Come See Me, an “All-Star”, Talk on Ethical Online Marketing in November

I’ve gotten a little stingy about my availability for speaking engagements. Long story short, it’s sort of a pain in the neck.

But, I agreed to teach for the Tennessee Attorneys Memo group, because they have the best marketing materials. Specifically, they lead with the line: “The 12th Annual Tennessee Law Conference boasts an all-star cast of prominent Tennessee judges and attorneys, featuring David Anthony, Gail Ashworth, and James Bryan Moseley.”

So, if you give me top billing and refer to me as an all-star, I’m there.

I’m teaching on November 15, 2018, for the section titled “Ethical Online Marketing.” This is a “dual” credit course, meaning you’ll get ethics and general CLE credit. Plus, I am probably the most prolific blogging, tweeting,  and social media’ing lawyer in town. (Edited: Since publishing this post, this assertion has been questioned by a local attorney.)

The real challenge will be keeping people in their seats and paying attention at 4pm, so I plan to super-charge this talk with lots of examples of terrible and/or unethical online marketing examples.

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Google “[Attorney Name] lawyer [City]” — If the Results Don’t Locate You, Your Marketing Efforts Have Failed

I have a friend who’s husband is a fairly new attorney. When I had a conflict on a matter recently, I decided to refer the work his way. So, I googled the guy to get his law office’s address/phone number to pass along to my client. 

To my surprise, I couldn’t find him.

He didn’t have a website.  He hadn’t claimed his Avvo profile. LinkedIn took me to a dentist in California. I found bunch of miscellaneous sites that mentioned him (when he passed the bar; about a case he had worked on; about a time he found a lost dog).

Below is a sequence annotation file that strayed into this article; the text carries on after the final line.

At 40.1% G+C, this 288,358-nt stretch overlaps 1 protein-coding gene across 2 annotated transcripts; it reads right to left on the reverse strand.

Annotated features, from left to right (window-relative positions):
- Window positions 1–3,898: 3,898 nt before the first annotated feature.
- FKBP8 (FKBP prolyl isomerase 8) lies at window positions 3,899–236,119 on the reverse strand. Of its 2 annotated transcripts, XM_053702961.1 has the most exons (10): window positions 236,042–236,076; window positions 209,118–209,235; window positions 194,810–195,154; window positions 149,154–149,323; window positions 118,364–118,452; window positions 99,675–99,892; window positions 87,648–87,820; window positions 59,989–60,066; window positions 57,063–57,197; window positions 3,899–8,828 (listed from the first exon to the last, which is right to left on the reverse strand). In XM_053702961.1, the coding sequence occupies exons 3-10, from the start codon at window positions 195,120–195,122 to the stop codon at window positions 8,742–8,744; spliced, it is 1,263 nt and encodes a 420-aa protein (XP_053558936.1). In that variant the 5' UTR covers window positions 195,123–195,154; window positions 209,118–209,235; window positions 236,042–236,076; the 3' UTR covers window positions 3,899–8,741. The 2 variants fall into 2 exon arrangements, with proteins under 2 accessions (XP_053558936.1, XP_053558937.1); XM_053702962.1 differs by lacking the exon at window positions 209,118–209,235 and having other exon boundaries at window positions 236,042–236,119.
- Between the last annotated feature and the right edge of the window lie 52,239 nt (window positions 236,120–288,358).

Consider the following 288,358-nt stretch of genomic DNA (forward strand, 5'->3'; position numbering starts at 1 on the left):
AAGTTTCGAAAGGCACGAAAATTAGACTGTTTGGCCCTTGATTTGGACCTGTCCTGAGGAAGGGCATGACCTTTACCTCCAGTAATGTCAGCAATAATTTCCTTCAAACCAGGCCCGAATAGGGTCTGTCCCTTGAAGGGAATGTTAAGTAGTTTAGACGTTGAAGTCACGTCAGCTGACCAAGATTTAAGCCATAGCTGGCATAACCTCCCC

But, there wasn’t a website that included: his name; his address; and his legal practice areas. 

Well, actually there was: After about ten minutes of digging, I found a directory of lawyers on the Tennessee Bar Association site. I finally found him. Frankly, it was hard work. I had to really, really want to find this particular lawyer. 

My advice to any lawyer is: Get a website. They’re cheap. They’re easy. And, unless you want to get really fancy, once you have one, you’re good. (If your firm already has a website, then  you’re fine.)

You never want it to be that hard for somebody to find you. It doesn’t have to complicated. Address. Phone Number. Practice Areas. If you’re unsure how much info to post, look at this great Venn Diagram on “What Lawyer’s Websites Have versus What Clients are Looking for.”

If you don’t have a lawyer website,  you’re depending entirely on Avvo, Yellow Pages, or whatever other third party service to find your information (on its own) and provide it to your customers. 

With your own website, a client, potential client, or adversary should be able to google search for “[name] lawyer [city/state]” and find you. If they can’t do that, you’re doing it wrong.